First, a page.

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Sales professional can sue ex-employer for misrepresentation

A U.S. District Court judge in Rhode Island has found that a sales professional could bring a misrepresentation claim against her former employer for allegedly allowing her to believe certain transactions she closed would count toward incentive bonuses that it subsequently denied.

Plaintiff Mary Beth Ryder worked for defendant Pearson Education as a business development manager. Under her sales incentive plan, if she met a certain revenue target, she would be entitled to a bonus to be received in two “rollover” installment payments over the next two years, so long as she met her sales goals both of those years as well.

The plan also stated that Pearson had unilateral discretion to determine bonus eligibility under the agreement.

Ryder earned a bonus in 2014. But in 2016, Pearson refused to pay her the second installment of the rollover payment, claiming she did not qualify because part of her 2016 earnings were based on a “legacy” deal she was already working on a year earlier that did not count toward her 2016 goals.

It also denied her a 2016 bonus by claiming that part of another transaction she closed did not count toward her goals for that year.

According to Ryder, management directed her to keep working on both transactions, leading her to reasonably believe they would count toward her 2016 goals, while knowing that they would not.

Pearson argued in response that Ryder did not show justifiable reliance on any alleged representations, given the employer’s unfettered discretion to interpret the incentive plan as it saw fit.

Judge John J. McConnell Jr. disagreed.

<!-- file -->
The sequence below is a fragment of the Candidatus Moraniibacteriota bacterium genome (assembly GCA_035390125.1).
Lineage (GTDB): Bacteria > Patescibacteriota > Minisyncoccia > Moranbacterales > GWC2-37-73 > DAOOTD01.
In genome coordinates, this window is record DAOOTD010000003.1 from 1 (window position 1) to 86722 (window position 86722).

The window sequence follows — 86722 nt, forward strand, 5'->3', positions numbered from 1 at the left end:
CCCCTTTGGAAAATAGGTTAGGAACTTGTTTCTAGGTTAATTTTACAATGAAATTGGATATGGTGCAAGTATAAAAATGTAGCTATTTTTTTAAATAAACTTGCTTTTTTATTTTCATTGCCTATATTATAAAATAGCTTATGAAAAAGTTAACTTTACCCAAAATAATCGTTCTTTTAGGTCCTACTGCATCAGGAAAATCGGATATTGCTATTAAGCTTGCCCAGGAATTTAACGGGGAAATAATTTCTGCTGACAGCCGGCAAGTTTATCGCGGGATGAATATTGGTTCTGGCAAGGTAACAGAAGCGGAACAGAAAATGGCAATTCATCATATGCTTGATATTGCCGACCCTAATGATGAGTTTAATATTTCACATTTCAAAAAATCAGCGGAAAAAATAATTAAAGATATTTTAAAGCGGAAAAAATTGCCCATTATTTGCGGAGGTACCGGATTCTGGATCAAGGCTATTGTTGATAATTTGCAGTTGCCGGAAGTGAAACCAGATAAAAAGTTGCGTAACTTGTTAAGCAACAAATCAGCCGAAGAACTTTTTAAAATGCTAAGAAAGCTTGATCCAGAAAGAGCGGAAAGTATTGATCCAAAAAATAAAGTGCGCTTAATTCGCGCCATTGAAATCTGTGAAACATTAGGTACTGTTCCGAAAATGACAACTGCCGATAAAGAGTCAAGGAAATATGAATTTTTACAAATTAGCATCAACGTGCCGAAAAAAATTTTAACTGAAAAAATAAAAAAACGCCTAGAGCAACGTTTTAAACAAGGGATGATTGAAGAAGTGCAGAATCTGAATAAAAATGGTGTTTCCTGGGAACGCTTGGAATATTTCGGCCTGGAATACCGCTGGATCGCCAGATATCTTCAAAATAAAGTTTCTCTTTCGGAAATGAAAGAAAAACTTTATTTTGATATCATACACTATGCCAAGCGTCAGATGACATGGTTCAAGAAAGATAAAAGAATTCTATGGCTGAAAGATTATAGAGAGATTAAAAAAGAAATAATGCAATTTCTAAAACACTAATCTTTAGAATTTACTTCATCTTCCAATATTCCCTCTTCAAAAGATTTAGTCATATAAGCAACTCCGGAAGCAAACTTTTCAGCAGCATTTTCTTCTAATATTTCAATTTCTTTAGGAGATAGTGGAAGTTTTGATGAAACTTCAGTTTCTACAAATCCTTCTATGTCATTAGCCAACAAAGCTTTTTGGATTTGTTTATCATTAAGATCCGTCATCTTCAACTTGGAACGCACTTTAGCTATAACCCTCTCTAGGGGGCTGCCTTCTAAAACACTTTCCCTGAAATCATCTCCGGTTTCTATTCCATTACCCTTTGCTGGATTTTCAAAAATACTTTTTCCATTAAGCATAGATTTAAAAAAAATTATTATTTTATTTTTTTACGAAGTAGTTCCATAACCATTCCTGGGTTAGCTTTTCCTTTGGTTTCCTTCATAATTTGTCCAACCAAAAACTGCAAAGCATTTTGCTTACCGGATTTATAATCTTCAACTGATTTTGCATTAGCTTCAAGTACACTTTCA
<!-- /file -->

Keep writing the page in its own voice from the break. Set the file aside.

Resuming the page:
“Viewing the evidence in a light most favorable to the nonmovant, Ms. Ryder, the Court finds that a reasonable jury could find that Pearson intentionally or negligently misrepresented the inclusion of the [legacy] deal and part of the [other] deal toward Ms. Ryder’s signings goal,” McConnell wrote in denying Pearson’s motion for summary judgment. “It is thus a jury question whether this nondisclosure, negligently or intentionally, led Ms. Ryder to detrimentally believe that she was on target to meet her 2016 signings goal when in fact she was not.”

McConnell did, however, grant summary judgment to Pearson on Ryder’s breach of contract and Wage Act claims, as well as discrimination and retaliation claims stemming from her termination.

The 37-page decision is Ryder v. Pearson Education, Inc.

Promises, promises?

Chip Muller of Barrington, who represents the plaintiff, said he was pleased that the misrepresentation claims could proceed.

muller-chip-web“The judge found that in the breach-of-contract context, the employer may indeed have a lot of discretion, but that doesn’t preclude a fraud claim or a negligent misrepresentation claim.”

— Chip Muller of Barrington, counsel for plaintiff